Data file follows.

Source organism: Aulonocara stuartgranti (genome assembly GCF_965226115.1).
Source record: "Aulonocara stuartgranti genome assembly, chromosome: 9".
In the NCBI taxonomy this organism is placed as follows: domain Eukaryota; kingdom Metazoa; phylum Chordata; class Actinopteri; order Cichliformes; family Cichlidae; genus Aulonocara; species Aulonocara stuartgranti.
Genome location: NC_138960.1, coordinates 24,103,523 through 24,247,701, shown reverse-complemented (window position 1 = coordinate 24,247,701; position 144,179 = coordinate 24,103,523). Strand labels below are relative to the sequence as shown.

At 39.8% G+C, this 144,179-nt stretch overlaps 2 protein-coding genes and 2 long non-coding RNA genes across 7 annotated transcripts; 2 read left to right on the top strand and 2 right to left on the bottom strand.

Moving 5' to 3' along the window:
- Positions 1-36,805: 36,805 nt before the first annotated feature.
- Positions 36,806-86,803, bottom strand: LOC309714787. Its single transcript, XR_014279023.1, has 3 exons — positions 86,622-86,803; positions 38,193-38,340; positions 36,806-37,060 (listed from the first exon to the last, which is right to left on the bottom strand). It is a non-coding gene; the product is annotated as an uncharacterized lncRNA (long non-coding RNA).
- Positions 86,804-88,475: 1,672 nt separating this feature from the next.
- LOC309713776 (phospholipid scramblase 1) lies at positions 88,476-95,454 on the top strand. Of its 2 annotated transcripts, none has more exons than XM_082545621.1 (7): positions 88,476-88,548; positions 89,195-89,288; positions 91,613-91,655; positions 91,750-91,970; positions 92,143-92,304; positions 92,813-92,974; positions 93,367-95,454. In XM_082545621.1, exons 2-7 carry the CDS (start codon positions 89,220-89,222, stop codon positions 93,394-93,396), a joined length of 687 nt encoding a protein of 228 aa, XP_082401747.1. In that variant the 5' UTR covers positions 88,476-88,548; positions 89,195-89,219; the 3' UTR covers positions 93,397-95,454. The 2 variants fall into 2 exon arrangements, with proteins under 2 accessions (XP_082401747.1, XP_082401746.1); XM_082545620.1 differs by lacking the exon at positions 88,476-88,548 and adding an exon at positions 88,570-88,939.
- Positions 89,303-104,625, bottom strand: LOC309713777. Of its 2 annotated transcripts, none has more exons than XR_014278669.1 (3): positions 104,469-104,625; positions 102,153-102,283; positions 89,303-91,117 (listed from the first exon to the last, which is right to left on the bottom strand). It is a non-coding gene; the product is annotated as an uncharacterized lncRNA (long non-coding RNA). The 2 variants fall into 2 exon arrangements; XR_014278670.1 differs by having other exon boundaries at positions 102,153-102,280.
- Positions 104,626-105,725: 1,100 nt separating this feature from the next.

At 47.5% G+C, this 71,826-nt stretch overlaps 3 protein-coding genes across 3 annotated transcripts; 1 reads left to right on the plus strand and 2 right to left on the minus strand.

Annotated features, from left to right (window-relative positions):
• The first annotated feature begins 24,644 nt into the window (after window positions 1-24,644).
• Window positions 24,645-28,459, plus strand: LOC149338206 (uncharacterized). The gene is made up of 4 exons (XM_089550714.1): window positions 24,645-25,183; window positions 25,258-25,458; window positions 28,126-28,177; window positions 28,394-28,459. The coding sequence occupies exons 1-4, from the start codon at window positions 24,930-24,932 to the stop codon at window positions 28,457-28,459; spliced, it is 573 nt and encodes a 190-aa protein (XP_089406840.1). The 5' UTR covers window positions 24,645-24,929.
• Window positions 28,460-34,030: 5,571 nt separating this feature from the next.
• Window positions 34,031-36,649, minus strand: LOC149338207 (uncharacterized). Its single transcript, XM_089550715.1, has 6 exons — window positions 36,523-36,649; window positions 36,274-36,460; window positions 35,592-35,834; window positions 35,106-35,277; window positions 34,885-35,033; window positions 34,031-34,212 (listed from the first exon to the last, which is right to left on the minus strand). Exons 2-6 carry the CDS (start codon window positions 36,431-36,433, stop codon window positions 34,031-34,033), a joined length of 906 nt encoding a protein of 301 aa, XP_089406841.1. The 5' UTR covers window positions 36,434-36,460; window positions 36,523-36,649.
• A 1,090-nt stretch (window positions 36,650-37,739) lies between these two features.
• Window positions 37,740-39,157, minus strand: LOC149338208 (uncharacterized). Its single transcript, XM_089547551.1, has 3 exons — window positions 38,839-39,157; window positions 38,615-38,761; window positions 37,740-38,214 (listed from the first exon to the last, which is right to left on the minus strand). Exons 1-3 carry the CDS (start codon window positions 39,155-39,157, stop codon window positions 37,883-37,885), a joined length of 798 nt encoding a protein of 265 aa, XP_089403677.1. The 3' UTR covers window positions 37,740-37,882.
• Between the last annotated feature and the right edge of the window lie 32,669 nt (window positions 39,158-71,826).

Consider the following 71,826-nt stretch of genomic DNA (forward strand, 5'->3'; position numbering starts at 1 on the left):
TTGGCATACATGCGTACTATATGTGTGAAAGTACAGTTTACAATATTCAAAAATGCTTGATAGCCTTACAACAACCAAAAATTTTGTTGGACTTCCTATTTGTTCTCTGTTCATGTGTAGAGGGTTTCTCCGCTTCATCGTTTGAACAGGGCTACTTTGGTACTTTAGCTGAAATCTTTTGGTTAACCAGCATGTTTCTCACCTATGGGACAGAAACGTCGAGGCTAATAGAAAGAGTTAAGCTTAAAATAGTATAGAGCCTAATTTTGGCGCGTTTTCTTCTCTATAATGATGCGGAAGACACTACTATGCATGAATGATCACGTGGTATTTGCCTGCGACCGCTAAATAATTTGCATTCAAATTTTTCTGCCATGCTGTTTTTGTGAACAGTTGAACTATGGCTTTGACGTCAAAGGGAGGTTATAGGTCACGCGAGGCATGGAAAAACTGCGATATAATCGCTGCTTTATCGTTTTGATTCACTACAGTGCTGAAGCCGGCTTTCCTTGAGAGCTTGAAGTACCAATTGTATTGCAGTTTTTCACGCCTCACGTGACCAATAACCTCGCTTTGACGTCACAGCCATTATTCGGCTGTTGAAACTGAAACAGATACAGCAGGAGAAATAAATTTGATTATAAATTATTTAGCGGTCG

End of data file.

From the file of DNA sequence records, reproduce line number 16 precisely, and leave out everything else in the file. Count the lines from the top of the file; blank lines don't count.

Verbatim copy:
• Window positions 24,645-28,459, plus strand: LOC149338206 (uncharacterized). The gene is made up of 4 exons (XM_089550714.1): window positions 24,645-25,183; window positions 25,258-25,458; window positions 28,126-28,177; window positions 28,394-28,459. The coding sequence occupies exons 1-4, from the start codon at window positions 24,930-24,932 to the stop codon at window positions 28,457-28,459; spliced, it is 573 nt and encodes a 190-aa protein (XP_089406840.1). The 5' UTR covers window positions 24,645-24,929.